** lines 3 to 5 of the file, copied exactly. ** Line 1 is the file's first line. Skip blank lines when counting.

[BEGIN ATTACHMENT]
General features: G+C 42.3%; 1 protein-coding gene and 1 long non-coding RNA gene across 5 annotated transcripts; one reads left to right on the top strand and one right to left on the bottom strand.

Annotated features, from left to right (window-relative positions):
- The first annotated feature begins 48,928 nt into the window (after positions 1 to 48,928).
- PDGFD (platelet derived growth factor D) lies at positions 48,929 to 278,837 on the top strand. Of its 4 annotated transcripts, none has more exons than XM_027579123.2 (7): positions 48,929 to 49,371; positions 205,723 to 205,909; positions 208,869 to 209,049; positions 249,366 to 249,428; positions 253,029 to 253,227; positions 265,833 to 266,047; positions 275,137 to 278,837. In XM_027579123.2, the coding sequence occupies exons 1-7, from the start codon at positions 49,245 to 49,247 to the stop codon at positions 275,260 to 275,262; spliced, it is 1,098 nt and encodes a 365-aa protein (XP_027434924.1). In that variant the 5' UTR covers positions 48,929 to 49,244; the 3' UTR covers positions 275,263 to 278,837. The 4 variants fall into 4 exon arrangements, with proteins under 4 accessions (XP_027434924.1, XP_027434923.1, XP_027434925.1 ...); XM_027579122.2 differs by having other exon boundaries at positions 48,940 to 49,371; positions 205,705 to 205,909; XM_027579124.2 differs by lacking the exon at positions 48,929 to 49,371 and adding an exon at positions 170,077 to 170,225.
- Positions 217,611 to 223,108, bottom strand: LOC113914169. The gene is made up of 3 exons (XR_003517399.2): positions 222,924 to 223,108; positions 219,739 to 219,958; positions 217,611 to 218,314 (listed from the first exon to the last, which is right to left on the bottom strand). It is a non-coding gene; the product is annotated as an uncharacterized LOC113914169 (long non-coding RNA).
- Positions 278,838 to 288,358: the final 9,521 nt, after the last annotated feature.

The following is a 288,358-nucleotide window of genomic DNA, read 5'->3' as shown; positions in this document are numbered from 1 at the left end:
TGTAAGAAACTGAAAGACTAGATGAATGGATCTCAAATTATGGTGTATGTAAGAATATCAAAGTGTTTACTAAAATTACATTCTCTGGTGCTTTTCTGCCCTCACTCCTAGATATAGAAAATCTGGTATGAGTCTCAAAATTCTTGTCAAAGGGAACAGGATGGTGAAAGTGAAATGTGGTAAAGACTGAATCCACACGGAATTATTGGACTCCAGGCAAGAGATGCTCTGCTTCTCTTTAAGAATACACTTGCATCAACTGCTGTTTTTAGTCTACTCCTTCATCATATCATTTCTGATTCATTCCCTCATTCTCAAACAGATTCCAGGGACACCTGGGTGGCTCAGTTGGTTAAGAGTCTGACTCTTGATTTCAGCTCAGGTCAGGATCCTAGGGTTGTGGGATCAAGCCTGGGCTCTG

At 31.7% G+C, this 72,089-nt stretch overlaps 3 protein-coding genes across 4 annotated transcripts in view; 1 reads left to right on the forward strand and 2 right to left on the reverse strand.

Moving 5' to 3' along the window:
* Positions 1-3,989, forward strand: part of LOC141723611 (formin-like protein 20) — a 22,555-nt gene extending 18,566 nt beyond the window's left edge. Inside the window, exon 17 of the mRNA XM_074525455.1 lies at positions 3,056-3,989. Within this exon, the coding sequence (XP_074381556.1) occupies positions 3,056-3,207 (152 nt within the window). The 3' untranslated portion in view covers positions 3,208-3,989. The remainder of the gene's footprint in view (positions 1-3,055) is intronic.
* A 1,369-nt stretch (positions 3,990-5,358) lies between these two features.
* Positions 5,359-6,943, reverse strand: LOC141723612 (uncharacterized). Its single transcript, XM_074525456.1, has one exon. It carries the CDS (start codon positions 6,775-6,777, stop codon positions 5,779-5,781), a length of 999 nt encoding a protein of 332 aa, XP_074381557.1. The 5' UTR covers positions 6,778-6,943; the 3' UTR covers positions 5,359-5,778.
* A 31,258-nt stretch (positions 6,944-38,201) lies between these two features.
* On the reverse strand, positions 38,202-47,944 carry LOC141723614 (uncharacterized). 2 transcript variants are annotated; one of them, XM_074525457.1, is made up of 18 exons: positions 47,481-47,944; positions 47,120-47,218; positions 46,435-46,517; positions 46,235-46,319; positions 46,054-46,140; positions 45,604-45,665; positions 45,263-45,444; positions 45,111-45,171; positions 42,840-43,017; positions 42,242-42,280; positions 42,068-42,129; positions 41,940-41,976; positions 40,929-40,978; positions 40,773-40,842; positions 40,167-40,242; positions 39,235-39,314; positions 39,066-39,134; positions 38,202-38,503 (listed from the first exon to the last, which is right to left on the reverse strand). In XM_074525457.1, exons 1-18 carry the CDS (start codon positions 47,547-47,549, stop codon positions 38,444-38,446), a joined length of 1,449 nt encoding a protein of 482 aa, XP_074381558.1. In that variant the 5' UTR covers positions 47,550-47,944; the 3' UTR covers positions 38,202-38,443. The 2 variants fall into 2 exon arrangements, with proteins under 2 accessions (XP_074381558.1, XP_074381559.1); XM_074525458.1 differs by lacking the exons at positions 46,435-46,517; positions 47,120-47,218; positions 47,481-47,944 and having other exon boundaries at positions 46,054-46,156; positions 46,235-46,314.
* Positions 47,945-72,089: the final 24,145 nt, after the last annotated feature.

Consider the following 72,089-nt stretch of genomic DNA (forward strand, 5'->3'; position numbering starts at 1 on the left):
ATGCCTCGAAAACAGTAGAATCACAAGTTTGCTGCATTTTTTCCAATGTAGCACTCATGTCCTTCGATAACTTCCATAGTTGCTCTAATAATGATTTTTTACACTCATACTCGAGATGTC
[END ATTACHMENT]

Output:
- The first annotated feature begins 48,928 nt into the window (after positions 1 to 48,928).
- PDGFD (platelet derived growth factor D) lies at positions 48,929 to 278,837 on the top strand. Of its 4 annotated transcripts, none has more exons than XM_027579123.2 (7): positions 48,929 to 49,371; positions 205,723 to 205,909; positions 208,869 to 209,049; positions 249,366 to 249,428; positions 253,029 to 253,227; positions 265,833 to 266,047; positions 275,137 to 278,837. In XM_027579123.2, the coding sequence occupies exons 1-7, from the start codon at positions 49,245 to 49,247 to the stop codon at positions 275,260 to 275,262; spliced, it is 1,098 nt and encodes a 365-aa protein (XP_027434924.1). In that variant the 5' UTR covers positions 48,929 to 49,244; the 3' UTR covers positions 275,263 to 278,837. The 4 variants fall into 4 exon arrangements, with proteins under 4 accessions (XP_027434924.1, XP_027434923.1, XP_027434925.1 ...); XM_027579122.2 differs by having other exon boundaries at positions 48,940 to 49,371; positions 205,705 to 205,909; XM_027579124.2 differs by lacking the exon at positions 48,929 to 49,371 and adding an exon at positions 170,077 to 170,225.
- Positions 217,611 to 223,108, bottom strand: LOC113914169. The gene is made up of 3 exons (XR_003517399.2): positions 222,924 to 223,108; positions 219,739 to 219,958; positions 217,611 to 218,314 (listed from the first exon to the last, which is right to left on the bottom strand). It is a non-coding gene; the product is annotated as an uncharacterized LOC113914169 (long non-coding RNA).